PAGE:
One of the prime targets for satirical depictions of Star Trek is to show the bridge being buffeted by explosions. The camera tilts back and forth as the characters lean and tumble from left to right and back again. This was fun to watch, but it was a problem that could have been prevented with seat belts. Back in the 60s, seat belts weren’t mandatory in automobiles, so that might explain why no one thought to question it.

I think the official reason for a lack of seat belts was that inertial stabilizers would prevent the ship from rocking, but that doesn’t explain what you would do if the inertial stabilizers went off-line. I always wondered why the crew never fell towards the view screen. Come to think of it, I think they did, but the helm / navigation console was easy to grab a hold of. Oh, but they never flew upwards! In the movie Generations when the Enterprise-D crash lands, I think there was a crewman who flew through the view screen. Or maybe I’m thinking of Nemesis when the Enterprise-E rams Shinzon’s ship.

Seat belts are kind of lo-tech. Imagine them hanging down and clanking on each of the seats. The first movie remedied the problem by having rigid clasps that folded over the thighs in the captain’s chair. Captain Kirk got to use them when the Enterprise went into the worm-hole. We never saw those seat constraints again.

I would love to be able to drive my automobile without a seat belt. Maybe in the 23rd century, they decided to give people the luxury of not having to be constrained by a seat belt. Besides, no one ever died from falling out of his seat, and bumps and scrapes could easily be healed with sprays from McCoy’s medical “salt shakers.”

Concerning The Original Series, no one has ever spoken about what I’m going to say. Only Captain Kirk’s chair was anchored to the ship floor. Forget about seat belts. All the chairs should have been bolted to the floor, or attached to a track for greater mobility. Imagine a circular track with Spock being able to glide over to Uhura’s workstation!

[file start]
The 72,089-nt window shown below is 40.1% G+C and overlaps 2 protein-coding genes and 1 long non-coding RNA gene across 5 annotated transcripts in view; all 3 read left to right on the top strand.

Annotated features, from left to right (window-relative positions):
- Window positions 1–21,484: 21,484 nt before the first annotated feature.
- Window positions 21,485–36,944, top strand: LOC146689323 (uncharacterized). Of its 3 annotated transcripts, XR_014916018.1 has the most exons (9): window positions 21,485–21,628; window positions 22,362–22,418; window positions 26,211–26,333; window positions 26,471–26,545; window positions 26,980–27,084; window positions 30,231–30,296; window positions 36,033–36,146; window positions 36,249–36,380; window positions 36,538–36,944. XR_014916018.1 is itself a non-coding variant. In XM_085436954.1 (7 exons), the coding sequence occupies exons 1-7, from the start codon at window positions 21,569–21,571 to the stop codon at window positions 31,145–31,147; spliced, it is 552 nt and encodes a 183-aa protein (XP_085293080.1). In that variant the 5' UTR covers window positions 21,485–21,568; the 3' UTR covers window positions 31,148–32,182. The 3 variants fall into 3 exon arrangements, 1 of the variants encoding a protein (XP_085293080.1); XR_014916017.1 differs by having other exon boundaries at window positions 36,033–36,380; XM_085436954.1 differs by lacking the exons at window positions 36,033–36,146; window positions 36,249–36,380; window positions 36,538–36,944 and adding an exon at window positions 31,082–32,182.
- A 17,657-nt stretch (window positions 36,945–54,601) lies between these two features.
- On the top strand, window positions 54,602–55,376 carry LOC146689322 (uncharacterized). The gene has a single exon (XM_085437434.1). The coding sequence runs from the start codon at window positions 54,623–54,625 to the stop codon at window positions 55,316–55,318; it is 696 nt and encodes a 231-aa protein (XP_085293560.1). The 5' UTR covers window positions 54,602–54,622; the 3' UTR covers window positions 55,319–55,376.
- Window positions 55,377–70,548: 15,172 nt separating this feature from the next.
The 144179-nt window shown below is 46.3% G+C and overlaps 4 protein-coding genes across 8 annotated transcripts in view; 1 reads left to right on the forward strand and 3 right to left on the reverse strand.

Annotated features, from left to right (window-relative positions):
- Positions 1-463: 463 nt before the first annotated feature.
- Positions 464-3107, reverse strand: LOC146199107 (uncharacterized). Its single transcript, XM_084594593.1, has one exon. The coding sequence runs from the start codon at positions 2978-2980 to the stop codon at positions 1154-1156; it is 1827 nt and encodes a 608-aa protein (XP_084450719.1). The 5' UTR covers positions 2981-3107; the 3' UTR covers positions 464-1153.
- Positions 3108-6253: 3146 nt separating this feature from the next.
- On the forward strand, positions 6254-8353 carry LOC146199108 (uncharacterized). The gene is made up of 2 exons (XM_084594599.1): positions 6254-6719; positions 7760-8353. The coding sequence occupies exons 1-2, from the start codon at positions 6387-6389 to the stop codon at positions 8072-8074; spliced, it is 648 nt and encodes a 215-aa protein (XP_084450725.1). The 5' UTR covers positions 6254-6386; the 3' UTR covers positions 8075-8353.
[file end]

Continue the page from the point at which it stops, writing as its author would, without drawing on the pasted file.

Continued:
For the new movie, a planetary scientist named Carolyn Porco was chosen as the scientific consultant. She is the leader of the Imaging Science Team on NASA’s Cassini mission. In an editorial opinion article published in The New York Times in February of 2007, she wrote passionately about her hope that humanity was back on track in exploring outer space. I imagine this article would have been enough to convince J.J. Abrams that she was ideal for the scientific consultant position.

She was hired primarily for providing advice on depicting the alien planets. (I’m guessing she immediately dismissed the idea of Class M planets having papier-mâché rocks.) She was also consulted about other scientific matters, the specifics of which I could not find. In any case, I’m guessing come next May, we’ll be hearing the Enterprise warping and whooshing through space, firing photon torpedoes with reverberating bullet sounds, phasering Romulan ships in a cacophony of destruction, transporting the crew to safety, and tossing the crew around the bridge.



  • Sean, I thought you were going to post my Thanksgiving Treknobabble, “We Come in Peace; Unfortunately, You Will Be Assimilated.” I guess you can post it next week.

  • Reed, I liked this treknobabble. It showed some actual knowledge.

  • Paul Andrews

    Nice post. I think you’d like ‘Science of the impossible’ by Dr. Michio Kaku which examines the real science behind transporters, replicastors, shields and the like. I read a book once (I think by Harry Harrison of ‘Stainless Steel Rat’ fame) where transporters were actually replicators, so a copy of the person being transported would appear, and the ‘original’ dropped through the floor of the transporter to be made into burgers ! Funny, but the science is sounder than actually transporting matter over large distances. Information is easier to transmit than matter of course.

  • Good point about transmitting just the information, Paul. But I think people have already pointed out that “measuring” the information might be a problem due to Heisenberg’s Uncertainty Principle of quantum physics where you change/set the value the instant you measure it. That’s why Star Trek tech manuals refer to Heisenberg Compensators. Someone needs to build one of those. :-)

    I think I saw that book by Michio Kaku. I was surprised that he avoided mentioning Star Trek. I have his book “Visions” that I haven’t gotten around to reading, yet. Jay actually interviewed Dr. Kaku for his time travel documentary. Anyone who hasn’t seen it should check out Jay’s Documentary Blog for it.

    Henrik, all of my Treknobabbles are based on “actual knowledge.” Wait till you read my next Treknobabble that will contain an interesting tidbit about the American Constitution!